GPS tracks are included as GPS eXchange Format (GPX) files, one file for each activity with an associated a track. Please note that the GPX filename corresponding to any given activity is included at the end of that activity’s
cardioActivities.csv row, too. You can step through the CSV file until you find an activity of interest, then use the GPX filename field to jump out to that particular activity’s track.
Here’s an abridged example of a GPX file containing GPS track data for the first entry in the example activities from above:
Another thing to note: The export does not include photos that the user might have uploaded during RunKeeper recorded activities. Our team discussed including photos versus not, and decided not to for the following reason: We believe including them would be redundant at best (since those photos also remained on the user’s phone at upload time) and could lead to very large ZIP file size and download time at worst.
Your feedback on any and all aspects of this would be appreciated. You can reach us via:
- A response to my data export post in the Health Graph discussion group
- A message to our Health Graph Twitter (@HealthGraphAPI), Facebook, or Google+ accounts
- If you find something you believe is a bug, or you have a new user data export-related feature you would like to request, please visit our Support site to search for your issue; if it’s not already filed, please consider filing it.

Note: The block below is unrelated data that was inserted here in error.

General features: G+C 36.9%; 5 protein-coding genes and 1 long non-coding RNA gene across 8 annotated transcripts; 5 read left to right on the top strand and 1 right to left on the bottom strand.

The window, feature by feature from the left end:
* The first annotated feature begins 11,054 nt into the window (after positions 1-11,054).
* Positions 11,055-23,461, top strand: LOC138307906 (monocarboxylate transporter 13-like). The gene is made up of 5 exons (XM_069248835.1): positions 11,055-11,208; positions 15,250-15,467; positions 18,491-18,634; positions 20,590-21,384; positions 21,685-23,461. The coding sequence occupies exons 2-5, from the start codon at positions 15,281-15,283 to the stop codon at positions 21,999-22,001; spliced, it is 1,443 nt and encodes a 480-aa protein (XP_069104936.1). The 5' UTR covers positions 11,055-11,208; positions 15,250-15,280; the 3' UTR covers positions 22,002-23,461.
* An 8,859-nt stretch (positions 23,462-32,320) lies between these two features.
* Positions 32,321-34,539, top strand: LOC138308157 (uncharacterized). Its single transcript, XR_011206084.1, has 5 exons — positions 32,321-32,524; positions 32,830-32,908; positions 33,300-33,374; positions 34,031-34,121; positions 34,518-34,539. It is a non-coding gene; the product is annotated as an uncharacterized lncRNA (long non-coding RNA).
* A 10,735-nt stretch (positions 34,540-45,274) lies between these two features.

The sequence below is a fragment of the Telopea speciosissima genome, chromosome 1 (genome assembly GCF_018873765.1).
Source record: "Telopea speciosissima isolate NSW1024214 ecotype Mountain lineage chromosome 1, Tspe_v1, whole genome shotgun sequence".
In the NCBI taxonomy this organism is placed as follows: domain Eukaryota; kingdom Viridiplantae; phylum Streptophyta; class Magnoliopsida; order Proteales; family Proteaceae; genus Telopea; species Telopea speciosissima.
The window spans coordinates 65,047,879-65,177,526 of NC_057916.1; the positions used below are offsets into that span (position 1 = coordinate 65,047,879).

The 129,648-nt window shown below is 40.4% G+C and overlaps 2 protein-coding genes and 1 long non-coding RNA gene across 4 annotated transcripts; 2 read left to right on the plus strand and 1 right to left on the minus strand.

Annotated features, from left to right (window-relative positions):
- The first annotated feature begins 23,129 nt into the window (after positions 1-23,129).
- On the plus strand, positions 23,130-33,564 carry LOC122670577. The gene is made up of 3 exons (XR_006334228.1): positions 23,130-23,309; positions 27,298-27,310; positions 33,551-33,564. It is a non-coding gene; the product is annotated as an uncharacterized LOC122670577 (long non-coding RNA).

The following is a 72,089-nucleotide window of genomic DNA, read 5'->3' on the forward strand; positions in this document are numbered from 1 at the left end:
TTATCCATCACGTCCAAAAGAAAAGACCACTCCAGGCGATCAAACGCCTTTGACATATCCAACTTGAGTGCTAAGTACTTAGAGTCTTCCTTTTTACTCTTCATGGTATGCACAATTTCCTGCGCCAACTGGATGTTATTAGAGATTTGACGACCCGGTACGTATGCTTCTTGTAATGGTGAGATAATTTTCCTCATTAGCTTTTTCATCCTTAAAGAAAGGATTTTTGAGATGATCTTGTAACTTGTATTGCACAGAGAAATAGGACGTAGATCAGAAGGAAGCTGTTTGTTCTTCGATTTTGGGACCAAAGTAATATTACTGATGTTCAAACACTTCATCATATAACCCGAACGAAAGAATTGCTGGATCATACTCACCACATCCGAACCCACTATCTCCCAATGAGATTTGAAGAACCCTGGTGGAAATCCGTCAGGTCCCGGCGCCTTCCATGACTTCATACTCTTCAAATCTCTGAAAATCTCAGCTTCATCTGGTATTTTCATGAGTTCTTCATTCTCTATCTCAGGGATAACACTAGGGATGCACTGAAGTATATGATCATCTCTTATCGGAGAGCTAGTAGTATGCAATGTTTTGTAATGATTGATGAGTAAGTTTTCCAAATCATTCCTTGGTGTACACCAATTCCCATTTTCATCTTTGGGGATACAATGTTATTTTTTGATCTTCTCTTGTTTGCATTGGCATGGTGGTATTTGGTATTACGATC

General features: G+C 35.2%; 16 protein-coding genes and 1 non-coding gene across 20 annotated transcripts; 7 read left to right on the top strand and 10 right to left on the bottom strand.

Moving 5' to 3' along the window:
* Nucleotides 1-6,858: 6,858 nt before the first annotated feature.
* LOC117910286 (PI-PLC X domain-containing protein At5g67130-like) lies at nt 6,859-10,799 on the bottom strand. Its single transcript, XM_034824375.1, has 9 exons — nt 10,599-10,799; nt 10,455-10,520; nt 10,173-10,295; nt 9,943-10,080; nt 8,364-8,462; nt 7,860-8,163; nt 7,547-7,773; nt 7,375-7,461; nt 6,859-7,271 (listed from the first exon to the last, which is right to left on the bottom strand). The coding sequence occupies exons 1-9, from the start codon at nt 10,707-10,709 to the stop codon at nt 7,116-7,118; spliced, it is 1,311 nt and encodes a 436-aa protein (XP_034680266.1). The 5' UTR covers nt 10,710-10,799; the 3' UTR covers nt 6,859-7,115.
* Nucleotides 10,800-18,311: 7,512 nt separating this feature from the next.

If we’ve missed anything critical, please let us know.
Hello! I’m very excited to join RunKeeper as Platform Evangelist for the Health Graph API. I’ll be moderating and doing a lot of the writing for our Health Graph developer blog. Since you’ll be seeing a lot of me around these parts, I thought I should introduce myself.
My personal journey into running, and thereby to RunKeeper, started a couple of years ago. I decided to join some family on a Colorado hunting and hiking trip in early fall 2009. As part of getting ready for that trip, I took a hard look at my fitness. I didn’t like what I saw.
I was fifty pounds overweight. I knew I needed to make some changes to both my diet and my level of physical activity. For diet, that led to colorful veggies and Greek yogurt, along with fewer desserts and seconds. For exercise, I settled on running.
Prior to this, I’d always hated running. Well, distance running, anyway. I loved baseball, but that only involved short sprints. And I’d had a long term on-again, off-again love affair with cycling, but never far or fast enough to give me any serious aches and pains. For me, running was the punishment given out by other sports.